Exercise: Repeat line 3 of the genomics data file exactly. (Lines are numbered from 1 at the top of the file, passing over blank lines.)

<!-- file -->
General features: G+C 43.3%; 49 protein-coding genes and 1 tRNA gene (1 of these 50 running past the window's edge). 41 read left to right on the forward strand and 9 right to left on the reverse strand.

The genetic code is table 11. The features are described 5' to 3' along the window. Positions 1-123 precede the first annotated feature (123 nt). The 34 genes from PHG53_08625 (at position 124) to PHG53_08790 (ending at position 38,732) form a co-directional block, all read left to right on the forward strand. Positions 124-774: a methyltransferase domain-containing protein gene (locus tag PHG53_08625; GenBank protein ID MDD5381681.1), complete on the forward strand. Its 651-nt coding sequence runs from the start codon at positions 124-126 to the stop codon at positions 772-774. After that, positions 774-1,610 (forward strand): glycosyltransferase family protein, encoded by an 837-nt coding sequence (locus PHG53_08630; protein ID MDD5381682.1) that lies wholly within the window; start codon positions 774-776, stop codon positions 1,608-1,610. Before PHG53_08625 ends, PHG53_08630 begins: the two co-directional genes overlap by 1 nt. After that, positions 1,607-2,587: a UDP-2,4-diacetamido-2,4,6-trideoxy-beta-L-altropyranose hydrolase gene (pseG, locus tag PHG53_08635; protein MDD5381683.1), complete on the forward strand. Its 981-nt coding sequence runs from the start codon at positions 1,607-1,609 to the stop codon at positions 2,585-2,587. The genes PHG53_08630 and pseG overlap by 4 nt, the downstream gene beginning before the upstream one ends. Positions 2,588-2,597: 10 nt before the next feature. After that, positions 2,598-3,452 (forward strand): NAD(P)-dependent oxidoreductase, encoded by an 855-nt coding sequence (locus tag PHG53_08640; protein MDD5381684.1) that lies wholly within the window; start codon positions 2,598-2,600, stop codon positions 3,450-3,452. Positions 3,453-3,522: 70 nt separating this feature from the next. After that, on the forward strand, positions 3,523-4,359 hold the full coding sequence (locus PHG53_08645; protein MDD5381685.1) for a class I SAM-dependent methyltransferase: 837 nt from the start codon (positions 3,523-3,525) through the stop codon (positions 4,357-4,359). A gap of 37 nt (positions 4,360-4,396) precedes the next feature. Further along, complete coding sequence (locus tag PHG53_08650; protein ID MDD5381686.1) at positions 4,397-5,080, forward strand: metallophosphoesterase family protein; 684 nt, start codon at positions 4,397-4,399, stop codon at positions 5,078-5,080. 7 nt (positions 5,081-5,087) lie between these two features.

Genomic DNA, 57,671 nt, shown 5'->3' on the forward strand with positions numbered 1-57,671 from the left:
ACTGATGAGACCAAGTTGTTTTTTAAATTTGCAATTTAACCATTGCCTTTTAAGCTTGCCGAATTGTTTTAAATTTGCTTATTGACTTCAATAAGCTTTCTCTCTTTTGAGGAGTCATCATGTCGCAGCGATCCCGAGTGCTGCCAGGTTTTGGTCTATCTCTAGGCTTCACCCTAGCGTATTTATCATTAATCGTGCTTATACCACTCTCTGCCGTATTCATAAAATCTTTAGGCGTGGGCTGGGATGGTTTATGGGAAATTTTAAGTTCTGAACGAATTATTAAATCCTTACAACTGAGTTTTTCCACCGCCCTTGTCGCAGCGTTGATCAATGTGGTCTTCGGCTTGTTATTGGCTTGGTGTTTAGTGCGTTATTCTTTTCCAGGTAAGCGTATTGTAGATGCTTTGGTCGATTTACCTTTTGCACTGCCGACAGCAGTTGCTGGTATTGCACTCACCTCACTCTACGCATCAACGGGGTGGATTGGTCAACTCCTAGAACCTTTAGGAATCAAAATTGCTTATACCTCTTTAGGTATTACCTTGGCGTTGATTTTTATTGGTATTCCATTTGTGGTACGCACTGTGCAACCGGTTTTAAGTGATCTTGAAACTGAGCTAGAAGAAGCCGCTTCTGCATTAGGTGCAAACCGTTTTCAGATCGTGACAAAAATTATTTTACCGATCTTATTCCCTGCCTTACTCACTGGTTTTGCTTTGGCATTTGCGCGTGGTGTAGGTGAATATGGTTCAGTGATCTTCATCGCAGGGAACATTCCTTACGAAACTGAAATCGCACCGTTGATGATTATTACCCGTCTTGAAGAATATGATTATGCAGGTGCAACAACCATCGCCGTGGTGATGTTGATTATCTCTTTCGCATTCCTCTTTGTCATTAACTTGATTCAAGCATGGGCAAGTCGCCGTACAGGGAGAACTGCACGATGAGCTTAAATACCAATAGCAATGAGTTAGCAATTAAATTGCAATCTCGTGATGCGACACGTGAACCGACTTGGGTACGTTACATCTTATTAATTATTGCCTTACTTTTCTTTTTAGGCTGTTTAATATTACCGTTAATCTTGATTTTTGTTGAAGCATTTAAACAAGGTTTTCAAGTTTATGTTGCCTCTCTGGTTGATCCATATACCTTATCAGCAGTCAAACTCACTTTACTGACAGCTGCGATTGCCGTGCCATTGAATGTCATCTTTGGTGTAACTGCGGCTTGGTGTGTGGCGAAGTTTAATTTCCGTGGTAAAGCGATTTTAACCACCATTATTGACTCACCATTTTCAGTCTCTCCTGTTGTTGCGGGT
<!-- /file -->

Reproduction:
Genomic DNA, 57,671 nt, shown 5'->3' on the forward strand with positions numbered 1-57,671 from the left: